EDGE: At the Daytona 500 in 2010, you were right there at the end, leading the race.

MT: Yeah. We had as good a shot as anyone. We were leading right up until the end. It’s hard to be the leader at the end of the restrictor plate races because you’re kind of a sitting duck.

EDGE: That’s an example of how razor-thin the difference is between winning a race and coming in, say sixth, which you did—just a couple of seconds behind the winner.

MT: It all comes down to circumstances. It takes not only your decisions but the decisions of the other drivers to determine the outcome. If two or three other guys had made different moves, and then I had made a different move, the outcome would have been completely different.

EDGE: Do you look back and say I should have done such-and-such differently?

MT: It’s really hard to second-guess, hard to look back. Obviously I wanted to win the race—that’s what I was there for—but there were 10 or 15 guys who could have won that race! So it’s a little bit of a crapshoot. That’s just the way it goes. You don’t think too much about the past, you just learn from it—and hope you do better the next time and win.

EDGE: One of the great challenges in any sport is filling the shoes of a legend. In 2010, you were hired to replace one of the all-time greats, Michael Waltrip, a two-time winner of the Daytona 500. And you were hired by Michael Waltrip— talk about pressure!

MT: No, working with Michael has just been a blast. When he got out of the car, he wasn’t looking for a guy who was “as good as me”—he was looking for someone he thought was better, because he wants his car to run up front. To have him pick me, that was a cool feeling. To be honest, it reminded me of when I was 18 and my dad was still racing in the Busch North series. We were planning on running a few races together and seeing what happened. We ran one race and he retired. He said, “I realize you’ve got a great opportunity to do what I always wanted to do. I’m going to quit right here and put all I can behind you to get you ready to go.”

EDGE: It’s the NASCAR version of the Circle of Life.

MT: I guess. But I can’t imagine stepping out of the car and handing over the keys, per se, to someone I thought would do a better job. It just blows my mind. I love racing so much, I can’t imagine being in a position where I’d do that. And for my brother Michael, racing’s all he’s known and done. He is so passionate about it. So that really showed his true character—and made me very proud. It makes me want to do a good job for him.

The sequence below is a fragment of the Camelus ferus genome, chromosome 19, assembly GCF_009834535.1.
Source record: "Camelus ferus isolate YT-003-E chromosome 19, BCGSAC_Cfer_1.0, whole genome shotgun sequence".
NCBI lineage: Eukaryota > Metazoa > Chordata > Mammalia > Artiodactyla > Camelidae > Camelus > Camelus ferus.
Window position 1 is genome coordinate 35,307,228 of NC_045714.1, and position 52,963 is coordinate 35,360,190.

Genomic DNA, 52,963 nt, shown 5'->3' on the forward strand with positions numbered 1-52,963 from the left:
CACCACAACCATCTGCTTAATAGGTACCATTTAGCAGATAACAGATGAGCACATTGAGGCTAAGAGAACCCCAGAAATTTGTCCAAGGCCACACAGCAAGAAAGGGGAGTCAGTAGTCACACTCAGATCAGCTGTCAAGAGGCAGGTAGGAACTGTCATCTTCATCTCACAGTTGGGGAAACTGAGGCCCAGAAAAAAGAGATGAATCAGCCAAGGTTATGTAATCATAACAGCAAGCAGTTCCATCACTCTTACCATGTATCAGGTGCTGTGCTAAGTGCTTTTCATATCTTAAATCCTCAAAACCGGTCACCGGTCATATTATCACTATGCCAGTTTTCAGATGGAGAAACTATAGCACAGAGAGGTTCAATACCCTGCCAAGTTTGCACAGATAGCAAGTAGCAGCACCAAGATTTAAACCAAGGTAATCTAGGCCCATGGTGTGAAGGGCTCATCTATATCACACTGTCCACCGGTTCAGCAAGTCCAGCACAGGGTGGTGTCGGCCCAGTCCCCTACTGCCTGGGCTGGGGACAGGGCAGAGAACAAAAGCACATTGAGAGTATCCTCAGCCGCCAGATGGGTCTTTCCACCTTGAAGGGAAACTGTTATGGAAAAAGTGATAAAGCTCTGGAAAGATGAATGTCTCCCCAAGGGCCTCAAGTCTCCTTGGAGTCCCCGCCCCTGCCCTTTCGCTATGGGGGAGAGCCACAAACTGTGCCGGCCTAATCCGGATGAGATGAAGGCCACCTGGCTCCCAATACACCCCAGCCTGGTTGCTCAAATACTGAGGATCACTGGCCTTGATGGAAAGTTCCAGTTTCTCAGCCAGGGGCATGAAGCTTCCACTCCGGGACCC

EDGE: The main sponsor of your car is NAPA. Do you have much interaction with them?

MT: NAPA Auto Parts has been a huge part of this sport for a long time, so it’s an honor to drive the race car for them and be the face of NAPA. Being a part of the company, of the storeowners and employees, that part’s actually been a lot of fun.

EDGE: Does winning a race ever get old? Do you still get the same thrill you did when you were a teenager?

MT: To be honest, these days, at this level, wins are so much more difficult to come by that it’s better. The harder they are to get the sweeter they are!

EDGE: When you return to New Jersey for the holidays to visit friends and family, is there any one place that is special to you?

MT: The Jersey Mike’s in Manahawkin. My friends and I spent a lot of time in there. You know how on TV you have those restaurants the high school kids use as their hangout place? That was ours. That place will always be special.

EDGE: A lot of people who grow up in Jersey don’t truly appreciate it until they’ve left. What is it about the Garden State that you remember most fondly?

MT: The thing I appreciate, having grown up at the Jersey Shore, is the natural diversity of the state. Where I lived in Ocean County I could go five minutes and be out on the bay fishing, or go five minutes in the other direction and be out in the woods hunting. But with my family being in the seafood business and me loving to fish, the salt water is what I miss the most. Jersey sometimes has a bad reputation, but if you ask me, it’s a pretty great place to live.